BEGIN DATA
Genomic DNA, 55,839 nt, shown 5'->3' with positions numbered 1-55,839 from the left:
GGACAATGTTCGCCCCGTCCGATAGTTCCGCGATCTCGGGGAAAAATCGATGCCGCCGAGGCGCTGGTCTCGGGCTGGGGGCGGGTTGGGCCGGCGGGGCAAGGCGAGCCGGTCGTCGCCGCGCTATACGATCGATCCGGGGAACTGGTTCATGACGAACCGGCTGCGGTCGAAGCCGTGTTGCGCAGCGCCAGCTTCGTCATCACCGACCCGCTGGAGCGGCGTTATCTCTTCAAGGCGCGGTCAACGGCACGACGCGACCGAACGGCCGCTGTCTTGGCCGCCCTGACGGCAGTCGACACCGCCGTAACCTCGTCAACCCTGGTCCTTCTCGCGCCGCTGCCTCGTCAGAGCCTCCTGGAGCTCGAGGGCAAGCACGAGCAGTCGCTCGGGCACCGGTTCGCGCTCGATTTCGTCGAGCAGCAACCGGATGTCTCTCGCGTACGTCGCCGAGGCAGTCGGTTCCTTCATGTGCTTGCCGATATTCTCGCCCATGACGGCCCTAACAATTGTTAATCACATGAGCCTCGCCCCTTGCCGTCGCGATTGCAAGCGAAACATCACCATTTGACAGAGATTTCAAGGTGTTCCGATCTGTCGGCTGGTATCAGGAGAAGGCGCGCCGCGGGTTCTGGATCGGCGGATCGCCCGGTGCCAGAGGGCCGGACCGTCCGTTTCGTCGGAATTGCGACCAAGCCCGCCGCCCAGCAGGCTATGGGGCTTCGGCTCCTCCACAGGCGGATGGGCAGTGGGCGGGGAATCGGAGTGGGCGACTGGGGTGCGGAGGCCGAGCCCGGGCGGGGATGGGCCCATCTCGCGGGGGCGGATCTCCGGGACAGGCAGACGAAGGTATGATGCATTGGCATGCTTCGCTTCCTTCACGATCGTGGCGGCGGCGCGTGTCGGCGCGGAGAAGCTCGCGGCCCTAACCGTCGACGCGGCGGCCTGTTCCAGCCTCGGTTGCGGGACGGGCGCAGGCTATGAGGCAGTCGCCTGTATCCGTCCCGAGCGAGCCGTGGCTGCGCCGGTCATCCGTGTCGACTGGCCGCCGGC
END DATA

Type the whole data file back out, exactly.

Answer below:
Genomic DNA, 55,839 nt, shown 5'->3' with positions numbered 1-55,839 from the left:
GGACAATGTTCGCCCCGTCCGATAGTTCCGCGATCTCGGGGAAAAATCGATGCCGCCGAGGCGCTGGTCTCGGGCTGGGGGCGGGTTGGGCCGGCGGGGCAAGGCGAGCCGGTCGTCGCCGCGCTATACGATCGATCCGGGGAACTGGTTCATGACGAACCGGCTGCGGTCGAAGCCGTGTTGCGCAGCGCCAGCTTCGTCATCACCGACCCGCTGGAGCGGCGTTATCTCTTCAAGGCGCGGTCAACGGCACGACGCGACCGAACGGCCGCTGTCTTGGCCGCCCTGACGGCAGTCGACACCGCCGTAACCTCGTCAACCCTGGTCCTTCTCGCGCCGCTGCCTCGTCAGAGCCTCCTGGAGCTCGAGGGCAAGCACGAGCAGTCGCTCGGGCACCGGTTCGCGCTCGATTTCGTCGAGCAGCAACCGGATGTCTCTCGCGTACGTCGCCGAGGCAGTCGGTTCCTTCATGTGCTTGCCGATATTCTCGCCCATGACGGCCCTAACAATTGTTAATCACATGAGCCTCGCCCCTTGCCGTCGCGATTGCAAGCGAAACATCACCATTTGACAGAGATTTCAAGGTGTTCCGATCTGTCGGCTGGTATCAGGAGAAGGCGCGCCGCGGGTTCTGGATCGGCGGATCGCCCGGTGCCAGAGGGCCGGACCGTCCGTTTCGTCGGAATTGCGACCAAGCCCGCCGCCCAGCAGGCTATGGGGCTTCGGCTCCTCCACAGGCGGATGGGCAGTGGGCGGGGAATCGGAGTGGGCGACTGGGGTGCGGAGGCCGAGCCCGGGCGGGGATGGGCCCATCTCGCGGGGGCGGATCTCCGGGACAGGCAGACGAAGGTATGATGCATTGGCATGCTTCGCTTCCTTCACGATCGTGGCGGCGGCGCGTGTCGGCGCGGAGAAGCTCGCGGCCCTAACCGTCGACGCGGCGGCCTGTTCCAGCCTCGGTTGCGGGACGGGCGCAGGCTATGAGGCAGTCGCCTGTATCCGTCCCGAGCGAGCCGTGGCTGCGCCGGTCATCCGTGTCGACTGGCCGCCGGC